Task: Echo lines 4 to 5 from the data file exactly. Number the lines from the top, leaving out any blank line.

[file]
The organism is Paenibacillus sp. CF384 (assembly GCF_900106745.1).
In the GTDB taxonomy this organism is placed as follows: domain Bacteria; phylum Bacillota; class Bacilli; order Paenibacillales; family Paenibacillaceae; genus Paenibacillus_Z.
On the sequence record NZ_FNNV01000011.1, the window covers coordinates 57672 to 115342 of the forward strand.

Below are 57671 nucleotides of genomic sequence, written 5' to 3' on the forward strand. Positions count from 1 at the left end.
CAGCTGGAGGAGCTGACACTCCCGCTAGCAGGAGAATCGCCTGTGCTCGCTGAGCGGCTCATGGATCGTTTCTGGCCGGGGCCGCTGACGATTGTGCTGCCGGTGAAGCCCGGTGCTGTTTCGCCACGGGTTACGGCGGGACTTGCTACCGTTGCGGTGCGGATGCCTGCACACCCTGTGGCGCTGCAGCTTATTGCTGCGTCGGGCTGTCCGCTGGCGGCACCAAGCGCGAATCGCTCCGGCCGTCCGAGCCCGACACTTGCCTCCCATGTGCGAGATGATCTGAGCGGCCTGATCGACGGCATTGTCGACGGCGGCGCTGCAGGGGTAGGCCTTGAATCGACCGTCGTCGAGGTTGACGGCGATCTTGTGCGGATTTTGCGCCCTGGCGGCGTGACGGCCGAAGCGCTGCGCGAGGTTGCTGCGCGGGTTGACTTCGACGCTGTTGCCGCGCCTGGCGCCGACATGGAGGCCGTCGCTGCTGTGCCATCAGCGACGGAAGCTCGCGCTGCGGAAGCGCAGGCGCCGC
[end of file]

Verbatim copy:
Below are 57671 nucleotides of genomic sequence, written 5' to 3' on the forward strand. Positions count from 1 at the left end.
CAGCTGGAGGAGCTGACACTCCCGCTAGCAGGAGAATCGCCTGTGCTCGCTGAGCGGCTCATGGATCGTTTCTGGCCGGGGCCGCTGACGATTGTGCTGCCGGTGAAGCCCGGTGCTGTTTCGCCACGGGTTACGGCGGGACTTGCTACCGTTGCGGTGCGGATGCCTGCACACCCTGTGGCGCTGCAGCTTATTGCTGCGTCGGGCTGTCCGCTGGCGGCACCAAGCGCGAATCGCTCCGGCCGTCCGAGCCCGACACTTGCCTCCCATGTGCGAGATGATCTGAGCGGCCTGATCGACGGCATTGTCGACGGCGGCGCTGCAGGGGTAGGCCTTGAATCGACCGTCGTCGAGGTTGACGGCGATCTTGTGCGGATTTTGCGCCCTGGCGGCGTGACGGCCGAAGCGCTGCGCGAGGTTGCTGCGCGGGTTGACTTCGACGCTGTTGCCGCGCCTGGCGCCGACATGGAGGCCGTCGCTGCTGTGCCATCAGCGACGGAAGCTCGCGCTGCGGAAGCGCAGGCGCCGC